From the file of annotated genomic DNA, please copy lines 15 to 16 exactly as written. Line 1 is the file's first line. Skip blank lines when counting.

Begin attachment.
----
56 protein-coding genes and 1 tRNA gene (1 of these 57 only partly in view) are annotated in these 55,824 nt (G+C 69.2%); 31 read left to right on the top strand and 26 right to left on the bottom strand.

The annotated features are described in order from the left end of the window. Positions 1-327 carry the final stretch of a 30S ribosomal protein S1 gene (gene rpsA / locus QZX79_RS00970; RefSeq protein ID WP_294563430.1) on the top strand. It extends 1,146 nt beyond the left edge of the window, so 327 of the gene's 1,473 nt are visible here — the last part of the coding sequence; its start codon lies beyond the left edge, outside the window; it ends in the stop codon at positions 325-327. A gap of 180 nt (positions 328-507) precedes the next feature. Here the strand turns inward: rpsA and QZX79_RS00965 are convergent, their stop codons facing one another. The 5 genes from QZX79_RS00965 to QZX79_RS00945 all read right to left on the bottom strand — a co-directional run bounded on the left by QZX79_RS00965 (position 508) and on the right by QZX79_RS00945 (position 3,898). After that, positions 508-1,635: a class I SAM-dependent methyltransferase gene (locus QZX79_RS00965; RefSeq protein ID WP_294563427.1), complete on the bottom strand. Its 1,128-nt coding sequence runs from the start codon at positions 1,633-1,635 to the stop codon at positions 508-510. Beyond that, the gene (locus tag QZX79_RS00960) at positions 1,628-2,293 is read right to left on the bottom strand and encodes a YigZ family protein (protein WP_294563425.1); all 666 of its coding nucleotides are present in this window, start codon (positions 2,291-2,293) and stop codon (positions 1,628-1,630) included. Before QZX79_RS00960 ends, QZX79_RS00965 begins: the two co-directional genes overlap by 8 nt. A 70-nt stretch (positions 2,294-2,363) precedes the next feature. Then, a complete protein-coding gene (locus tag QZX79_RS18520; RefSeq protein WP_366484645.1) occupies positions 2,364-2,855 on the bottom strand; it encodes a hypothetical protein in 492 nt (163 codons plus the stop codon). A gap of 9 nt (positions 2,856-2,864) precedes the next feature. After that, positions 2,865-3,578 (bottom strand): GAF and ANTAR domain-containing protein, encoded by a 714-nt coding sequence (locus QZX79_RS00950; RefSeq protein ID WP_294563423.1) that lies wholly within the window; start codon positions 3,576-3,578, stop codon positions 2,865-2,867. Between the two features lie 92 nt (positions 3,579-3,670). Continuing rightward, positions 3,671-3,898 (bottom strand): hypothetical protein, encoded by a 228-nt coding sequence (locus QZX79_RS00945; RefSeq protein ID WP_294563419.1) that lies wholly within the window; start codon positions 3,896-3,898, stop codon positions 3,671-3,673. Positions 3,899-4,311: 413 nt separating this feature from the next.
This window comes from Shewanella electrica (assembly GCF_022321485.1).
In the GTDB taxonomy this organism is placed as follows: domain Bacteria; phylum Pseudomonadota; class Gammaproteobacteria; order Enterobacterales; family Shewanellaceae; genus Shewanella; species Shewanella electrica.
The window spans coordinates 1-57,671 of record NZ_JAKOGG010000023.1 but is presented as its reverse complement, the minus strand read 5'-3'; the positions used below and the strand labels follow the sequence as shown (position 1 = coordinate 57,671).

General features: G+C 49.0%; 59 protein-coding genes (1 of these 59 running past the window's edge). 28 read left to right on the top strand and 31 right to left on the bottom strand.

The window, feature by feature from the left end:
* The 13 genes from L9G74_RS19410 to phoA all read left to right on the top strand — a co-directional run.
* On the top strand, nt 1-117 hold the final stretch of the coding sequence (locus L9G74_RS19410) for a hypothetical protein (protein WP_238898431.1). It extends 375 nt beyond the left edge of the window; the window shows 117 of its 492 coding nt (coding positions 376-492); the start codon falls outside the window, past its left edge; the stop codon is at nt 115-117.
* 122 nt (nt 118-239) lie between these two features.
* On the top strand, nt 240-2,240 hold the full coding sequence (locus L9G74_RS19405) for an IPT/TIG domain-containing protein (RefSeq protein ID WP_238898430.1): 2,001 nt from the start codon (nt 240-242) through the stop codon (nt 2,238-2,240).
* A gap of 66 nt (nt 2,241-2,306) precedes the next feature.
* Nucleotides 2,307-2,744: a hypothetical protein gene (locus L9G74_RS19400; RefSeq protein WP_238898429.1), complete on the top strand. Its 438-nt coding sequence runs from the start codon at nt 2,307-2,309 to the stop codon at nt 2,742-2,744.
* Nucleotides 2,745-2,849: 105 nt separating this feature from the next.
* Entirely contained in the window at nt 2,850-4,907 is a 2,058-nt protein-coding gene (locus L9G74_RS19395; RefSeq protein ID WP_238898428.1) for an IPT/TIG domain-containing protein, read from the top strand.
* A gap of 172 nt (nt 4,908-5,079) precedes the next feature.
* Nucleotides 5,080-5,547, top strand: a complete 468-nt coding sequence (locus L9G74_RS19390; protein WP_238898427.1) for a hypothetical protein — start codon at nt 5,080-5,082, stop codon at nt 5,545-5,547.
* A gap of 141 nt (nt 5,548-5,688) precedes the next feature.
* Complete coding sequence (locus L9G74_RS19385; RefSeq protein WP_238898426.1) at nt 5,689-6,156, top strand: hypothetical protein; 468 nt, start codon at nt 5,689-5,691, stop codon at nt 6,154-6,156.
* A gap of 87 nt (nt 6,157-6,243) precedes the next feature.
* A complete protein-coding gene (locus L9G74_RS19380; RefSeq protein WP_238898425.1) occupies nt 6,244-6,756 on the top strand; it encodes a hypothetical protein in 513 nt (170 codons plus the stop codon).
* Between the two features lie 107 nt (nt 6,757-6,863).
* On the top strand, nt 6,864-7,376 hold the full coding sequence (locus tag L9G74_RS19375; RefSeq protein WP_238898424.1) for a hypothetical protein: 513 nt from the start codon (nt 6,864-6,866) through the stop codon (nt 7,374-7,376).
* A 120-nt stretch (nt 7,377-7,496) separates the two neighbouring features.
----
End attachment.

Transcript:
* Entirely contained in the window at nt 2,850-4,907 is a 2,058-nt protein-coding gene (locus L9G74_RS19395; RefSeq protein ID WP_238898428.1) for an IPT/TIG domain-containing protein, read from the top strand.
* A gap of 172 nt (nt 4,908-5,079) precedes the next feature.